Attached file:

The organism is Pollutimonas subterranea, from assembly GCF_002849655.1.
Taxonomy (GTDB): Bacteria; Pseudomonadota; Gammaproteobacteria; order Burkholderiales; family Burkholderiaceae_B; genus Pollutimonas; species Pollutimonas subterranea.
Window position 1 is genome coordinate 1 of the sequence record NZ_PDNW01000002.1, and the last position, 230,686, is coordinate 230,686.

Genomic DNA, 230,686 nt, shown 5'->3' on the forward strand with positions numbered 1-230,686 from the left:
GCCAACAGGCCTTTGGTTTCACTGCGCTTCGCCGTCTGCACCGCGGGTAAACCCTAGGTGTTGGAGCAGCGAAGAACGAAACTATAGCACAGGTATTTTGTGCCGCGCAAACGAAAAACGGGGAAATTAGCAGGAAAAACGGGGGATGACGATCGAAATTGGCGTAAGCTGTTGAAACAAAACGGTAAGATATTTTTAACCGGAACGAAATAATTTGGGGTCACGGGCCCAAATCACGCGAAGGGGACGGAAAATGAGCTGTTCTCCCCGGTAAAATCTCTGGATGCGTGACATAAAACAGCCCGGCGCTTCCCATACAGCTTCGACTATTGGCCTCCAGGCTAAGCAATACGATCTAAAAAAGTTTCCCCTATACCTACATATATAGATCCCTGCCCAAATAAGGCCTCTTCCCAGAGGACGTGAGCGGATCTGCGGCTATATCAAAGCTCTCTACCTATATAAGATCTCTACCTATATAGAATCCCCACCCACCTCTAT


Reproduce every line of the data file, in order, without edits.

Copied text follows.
The organism is Pollutimonas subterranea, from assembly GCF_002849655.1.
Taxonomy (GTDB): Bacteria; Pseudomonadota; Gammaproteobacteria; order Burkholderiales; family Burkholderiaceae_B; genus Pollutimonas; species Pollutimonas subterranea.
Window position 1 is genome coordinate 1 of the sequence record NZ_PDNW01000002.1, and the last position, 230,686, is coordinate 230,686.

Genomic DNA, 230,686 nt, shown 5'->3' on the forward strand with positions numbered 1-230,686 from the left:
GCCAACAGGCCTTTGGTTTCACTGCGCTTCGCCGTCTGCACCGCGGGTAAACCCTAGGTGTTGGAGCAGCGAAGAACGAAACTATAGCACAGGTATTTTGTGCCGCGCAAACGAAAAACGGGGAAATTAGCAGGAAAAACGGGGGATGACGATCGAAATTGGCGTAAGCTGTTGAAACAAAACGGTAAGATATTTTTAACCGGAACGAAATAATTTGGGGTCACGGGCCCAAATCACGCGAAGGGGACGGAAAATGAGCTGTTCTCCCCGGTAAAATCTCTGGATGCGTGACATAAAACAGCCCGGCGCTTCCCATACAGCTTCGACTATTGGCCTCCAGGCTAAGCAATACGATCTAAAAAAGTTTCCCCTATACCTACATATATAGATCCCTGCCCAAATAAGGCCTCTTCCCAGAGGACGTGAGCGGATCTGCGGCTATATCAAAGCTCTCTACCTATATAAGATCTCTACCTATATAGAATCCCCACCCACCTCTAT